In the first of a two-part interview with Pitlochry Festival Theatre’s Elizabeth Newman our Features Editor Paul Clarke asks her about the challenges of being an artistic director in the midst of a worldwide pandemic.

After eight successful years as Bolton Octagon’s Artistic Director, Elizabeth Newman moved across the border to lead the team at Pitlochry Festival Theatre, but just as she was preparing to launch a new season of productions COVID-19 struck.

Elizabeth and her team at the Perthshire venue are in lockdown after scrapping that season of work. They’ve been using that time to create online work in the maelstrom of a totally unprecedented challenge for the theatre world that managed to keep the lights on even as the Luftwaffe were dropping bombs on London.

There's not a theatre in the land who haven’t carried out a feasibility test looking at what the current social distancing rules means for their capacity, and like everywhere else the result was bleak at the self-styled ‘theatre in the hills’.

“All of the tests we have done looking at social distancing in the auditorium are not financially viable, it is not going to work,” says Elizabeth. “We have been looking at how we can make work outdoors until we can be in a confined space with large numbers of people. I think a lot of organisations are not going to make socially distanced performances work in their auditoriums as they will never find a way of covering the costs of the production with such reduced capacity.

“We just have to ride out the storm, I think it’s unhelpful that people keep referring it to as a warlike scenario, it’s not, it’s a disease, an illness. It’s not something you can fight in that way, and we have respond to it as such, and so the best way to do that is to think really carefully about what we are able to do, and prepare for the moment when we can finally come back together.”

Most artistic directors slowly build up their careers before taking a hot seat, and Newman is no different. But no amount of training, or years of experience, could prepare the sector’s senior leaders for what hit them a few short weeks ago.

“In regards of being an artistic director right now it’s a sheer test of imagination, imagining how we are going to financially survive this situation, but also imagining how we are going to continue to reach and engage with audiences in a meaningful way that helps them make sense of the situation, but also offers comfort and respite at the same time.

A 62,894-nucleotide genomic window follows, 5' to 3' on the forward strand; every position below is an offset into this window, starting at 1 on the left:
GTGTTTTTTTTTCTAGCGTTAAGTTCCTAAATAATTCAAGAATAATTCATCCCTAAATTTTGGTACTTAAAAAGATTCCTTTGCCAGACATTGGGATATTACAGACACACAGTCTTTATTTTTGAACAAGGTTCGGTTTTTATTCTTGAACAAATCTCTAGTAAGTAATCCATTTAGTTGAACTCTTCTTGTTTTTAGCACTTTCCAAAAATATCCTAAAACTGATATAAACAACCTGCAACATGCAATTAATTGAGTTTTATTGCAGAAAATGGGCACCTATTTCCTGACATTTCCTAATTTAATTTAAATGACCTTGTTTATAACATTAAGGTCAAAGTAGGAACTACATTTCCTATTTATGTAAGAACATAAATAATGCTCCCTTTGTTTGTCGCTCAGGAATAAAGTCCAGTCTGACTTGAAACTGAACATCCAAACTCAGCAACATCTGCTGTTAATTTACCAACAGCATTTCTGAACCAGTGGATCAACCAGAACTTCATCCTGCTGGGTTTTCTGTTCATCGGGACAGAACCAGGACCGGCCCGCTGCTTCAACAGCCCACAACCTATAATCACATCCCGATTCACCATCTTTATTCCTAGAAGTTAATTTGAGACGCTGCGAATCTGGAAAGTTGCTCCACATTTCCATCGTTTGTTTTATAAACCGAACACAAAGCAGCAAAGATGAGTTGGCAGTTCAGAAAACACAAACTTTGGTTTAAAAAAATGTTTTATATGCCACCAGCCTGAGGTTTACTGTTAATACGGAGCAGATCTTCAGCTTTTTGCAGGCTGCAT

“It’s like nothing we could ever have planned for, it’s out with our lived experience, and I don’t just mean in theatre, I mean in regard to the world. An industry like theatre has lots of different back up plans, or scenarios, that are about organisational changes, the need to make more money or losing funding. But never before have we stopped from the sheer act of congregating.”

In a strange way this enforced move away from the traditional model of putting bums on seats in a confined space has unleashed a wave of new thinking as companies figure out innovative ways to keep their audiences engaged.

“That has been the thing that has challenged my imagination the most, but it’s really confirmed for me what is unique about theatre, and what makes it extraordinary, which is the coming together in communal space and experiencing a ritual, which is about shared experience where you are engaging with the exactly the same thing at exactly the same time,” reflects Newman on this brave new world for theatre makers.

“And the experience of those around you in the audience is informing your experience just as much as what you are seeing onstage. That is what’s been a really important moment of my own learning, and remembering why I have dedicated my entire professional life to make theatre because it is an extraordinary thing.

“I think people are beginning to really understand how much rides on being present with each other physically, and social distancing hasn’t people stropped communicating socially, but what it has done is stop it being alive in a corporeal form. We are animals and we react and respond on what we picking up from the other person.”

If there is anything positive to come out of this terrifying pandemic it is the outpourings of support for artists not only from their audiences, but the wider community who understand modern theatres are so much than just a stage in a building.

“Our community is the whole of Scotland as 80% of our audience comes from all over the country. We’ve had incredible support from around the UK, people sending letters and checking we are alright. Generously donating to help us through this difficult time as unlike some of the theatres you love going to PFT has to earn 85% of its income.

“We are in a different situation to lots of subsidised organisations, and that’s why we have been thinking really hard about what we can do to keep people engaged, so that when we can reopen they do come back in as high a number as possible .

“We have to look at how maybe we make work outside, online and enabling that communal activity to occur during an unprecedented situation.”

In the second part of this interview Elizabeth talks about the work they are doing to connect with their audience, and about a new work they commissioned from leading Scottish playwright David Greig.

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